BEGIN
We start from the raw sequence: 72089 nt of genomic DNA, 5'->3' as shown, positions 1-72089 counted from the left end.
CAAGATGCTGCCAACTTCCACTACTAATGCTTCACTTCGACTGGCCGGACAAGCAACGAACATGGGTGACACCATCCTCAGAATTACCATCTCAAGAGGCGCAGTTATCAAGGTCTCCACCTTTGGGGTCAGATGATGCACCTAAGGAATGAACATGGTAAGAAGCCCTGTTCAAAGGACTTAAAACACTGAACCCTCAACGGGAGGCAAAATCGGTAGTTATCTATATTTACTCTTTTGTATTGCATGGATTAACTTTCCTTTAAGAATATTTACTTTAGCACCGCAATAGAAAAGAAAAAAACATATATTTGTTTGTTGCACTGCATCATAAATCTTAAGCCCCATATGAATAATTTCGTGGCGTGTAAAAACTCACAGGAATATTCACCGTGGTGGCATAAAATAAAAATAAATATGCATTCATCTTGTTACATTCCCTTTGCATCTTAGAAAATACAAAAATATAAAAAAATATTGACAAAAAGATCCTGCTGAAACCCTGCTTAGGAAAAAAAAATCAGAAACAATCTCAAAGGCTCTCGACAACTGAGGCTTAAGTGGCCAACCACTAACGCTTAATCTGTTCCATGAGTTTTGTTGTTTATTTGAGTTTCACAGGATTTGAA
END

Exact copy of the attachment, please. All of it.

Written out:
We start from the raw sequence: 72089 nt of genomic DNA, 5'->3' as shown, positions 1-72089 counted from the left end.
CAAGATGCTGCCAACTTCCACTACTAATGCTTCACTTCGACTGGCCGGACAAGCAACGAACATGGGTGACACCATCCTCAGAATTACCATCTCAAGAGGCGCAGTTATCAAGGTCTCCACCTTTGGGGTCAGATGATGCACCTAAGGAATGAACATGGTAAGAAGCCCTGTTCAAAGGACTTAAAACACTGAACCCTCAACGGGAGGCAAAATCGGTAGTTATCTATATTTACTCTTTTGTATTGCATGGATTAACTTTCCTTTAAGAATATTTACTTTAGCACCGCAATAGAAAAGAAAAAAACATATATTTGTTTGTTGCACTGCATCATAAATCTTAAGCCCCATATGAATAATTTCGTGGCGTGTAAAAACTCACAGGAATATTCACCGTGGTGGCATAAAATAAAAATAAATATGCATTCATCTTGTTACATTCCCTTTGCATCTTAGAAAATACAAAAATATAAAAAAATATTGACAAAAAGATCCTGCTGAAACCCTGCTTAGGAAAAAAAAATCAGAAACAATCTCAAAGGCTCTCGACAACTGAGGCTTAAGTGGCCAACCACTAACGCTTAATCTGTTCCATGAGTTTTGTTGTTTATTTGAGTTTCACAGGATTTGAA